Colorado Springs Mayor Steve Bach has instituted a new way of helping businesses form and grow that many believe is helping the Springs become the “most business friendly city” in the state.
However, the program apparently hasn’t been as successful at creating jobs as the city’s economic vitality office touts. The office says its newly created “Rapid Response” program — which is designed to cut the amount of time to go through the city’s permitting process in half — has created 2,000 jobs and retained an additional 2,600, all displayed in a PowerPoint presentation and in an Excel spreadsheet.
Talk to the businesses involved, though, and the numbers just don’t add up.
For instance, the city says USAA added 350 new jobs in 2012 and retained 1,250 positions. But USAA spokeswoman Nicole Alley says that’s not the case — even after checking multiple times at the insurance-and-banking giant’s headquarters in San Antonio.
“The last big job growth we had in Colorado Springs was in 2010. We haven’t announced any new jobs,” she said. “I am not sure what the city’s talking about.”
Also, Peak Vista Community Health Centers is credited with adding 200 jobs, but vice president of operations Kandi Buckland says that isn’t strictly true, either.
“We have 200 people working in the building,” she said of Peak Vista’s expansion into the former St. Francis Hospital, which it purchased from Penrose-St. Francis Health Services.
“But those aren’t new jobs. We haven’t added that many new jobs for that location, just a handful. We might, once it’s built out, but we haven’t even set a timeline for that.”
Despite the apparent discrepancy in job numbers, Buckland has high praise for the Rapid Response program.
She also says that the city has greatly simplified the permitting process for remodeling.
“Everyone was in the room, right from the start,” she said. “Not just city planning or regional building — the fire department, the inspectors.
“It made it easy to know what was expected and what we needed to get done. And it cut the time to get the permits to two weeks. That’s an amazing difference.”
After the initial meeting, businesses can send the permit applications, construction plans and necessary fees. The project then hits the top of everyone’s review list, said Bob Cope, principal analyst in the city’s office of economic vitality.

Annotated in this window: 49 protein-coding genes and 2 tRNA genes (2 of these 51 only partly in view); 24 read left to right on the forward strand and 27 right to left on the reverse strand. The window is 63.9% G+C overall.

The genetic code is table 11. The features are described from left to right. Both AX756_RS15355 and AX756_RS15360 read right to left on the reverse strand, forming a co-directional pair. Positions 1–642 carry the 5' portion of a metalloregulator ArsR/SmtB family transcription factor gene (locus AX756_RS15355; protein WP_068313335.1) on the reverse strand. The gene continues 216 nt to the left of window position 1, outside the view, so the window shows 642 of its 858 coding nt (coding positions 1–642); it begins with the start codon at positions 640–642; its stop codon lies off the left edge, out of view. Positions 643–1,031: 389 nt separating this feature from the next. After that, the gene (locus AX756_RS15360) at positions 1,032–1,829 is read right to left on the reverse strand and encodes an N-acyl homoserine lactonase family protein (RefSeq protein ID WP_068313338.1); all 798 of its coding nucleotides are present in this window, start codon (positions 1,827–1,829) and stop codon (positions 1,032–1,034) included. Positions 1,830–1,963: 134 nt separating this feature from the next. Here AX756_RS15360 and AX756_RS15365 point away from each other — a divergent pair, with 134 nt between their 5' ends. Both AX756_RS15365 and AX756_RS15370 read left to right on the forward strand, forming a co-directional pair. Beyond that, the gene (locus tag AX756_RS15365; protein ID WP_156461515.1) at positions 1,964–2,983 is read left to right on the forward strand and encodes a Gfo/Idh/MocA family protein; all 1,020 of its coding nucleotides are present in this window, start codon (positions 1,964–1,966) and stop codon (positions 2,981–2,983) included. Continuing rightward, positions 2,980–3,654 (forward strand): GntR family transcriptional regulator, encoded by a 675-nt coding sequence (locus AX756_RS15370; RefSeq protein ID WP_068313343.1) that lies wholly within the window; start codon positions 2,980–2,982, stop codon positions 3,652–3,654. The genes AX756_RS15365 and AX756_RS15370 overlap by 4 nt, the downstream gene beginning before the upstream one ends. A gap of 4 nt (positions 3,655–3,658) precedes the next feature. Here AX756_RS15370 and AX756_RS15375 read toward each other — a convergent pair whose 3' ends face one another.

“It’s been a great success, it’s made things easier, and we think it has created jobs,” Cope said.
“Keep in mind that many of the new jobs have a timeline — they won’t all be hired this year. Many will be hired over the next five years or longer.”
The difference between his report and the company’s statements, Cope says, is easy to understand.
Companies simply are hesitant to announce future hiring plans.
“I got these numbers from their Rapid Response forms,” Cope said of the differences between the city’s numbers and what some companies are willing to acknowledge.
“They put down the renovations, existing jobs and how many jobs they plan to hire. It’s not set in any single calendar year — but it’s not five years off, either.”
Cope said he isn’t surprised that some of the local businesses are hesitant to tout their plans.
“Companies don’t announce hiring plans until they’re ready to hire,” he said. “It doesn’t surprise me that they aren’t jumping up and down, letting people know they’re going to hire at some point in the future.”
That seems to be true for United HealthGroup, which is hiring 260 people for a new call center related to its contract with the Department of Defense to administer its health care plan in the region.
And Bass Pro Shops, part of the ambitious Copper Ridge shopping development off North Gate Road, will create 250 jobs. Bass Pro, a prominent national chain, is currently under construction and expects to open in the fall — and all those jobs are counted as new employment in the Springs.
Bal Seal’s numbers also are accurate. Bal Seal has 40 employees in the city and plans to create 210 jobs, thanks to its major building expansion in north Colorado Springs. City officials say the expansion will also create 195 indirect jobs and bring $1.9 million in tax revenues.
Cope says the successful Rapid Response program was easy for the city to implement — and he’s convinced that it has made all the difference to companies.
But, he says, it’s just one of the tools the city uses.
“Jobs are our first priority,” he says. “We’re going to create jobs by being responsive to businesses.”
The economic vitality office also has changed some of the fees and the regulatory review from the land-use division.
And Mayor Bach rolled out a series of economic incentives — tax rebates on new purchases and expansions in the Springs.
Bal Seal received about $543,000 in incentives that included the tax rebates and job training.
“We have up to 20 companies that are considering coming here,” Cope said. “And they’ll be taking advantage of those incentives, and investing millions in the community.”
The Colorado Springs Regional Business Alliance says four firms have brought 600 new jobs to the area in 2013 alone, with investments of more than $75 million in the region. The Business Alliance partners with the city on job recruitment, said its President and CEO Joe Raso.
“We just arranged a meeting between Mayor Bach and Mayor (Tommy) Battle of Huntsville, Ala., during the Space Symposium,” Raso said. “We’re looking at ways to partner with the city and with other cities to create a vibrant economy here.”
Cope says the mayor also has created three separate economic opportunity zones to assist the Business Alliance with its marketing efforts. Those zones focus on downtown, Nevada Avenue and the southeast section of Colorado Springs.
“There’s a lot of potential here,” he said. “And we’re going to build on that potential.
“The main thing is jobs — that’s why we come to work, every day, we’re working on it every day.”
Jobs added: 2,095
Jobs retained: 2,610
Source: Office of Economic Vitality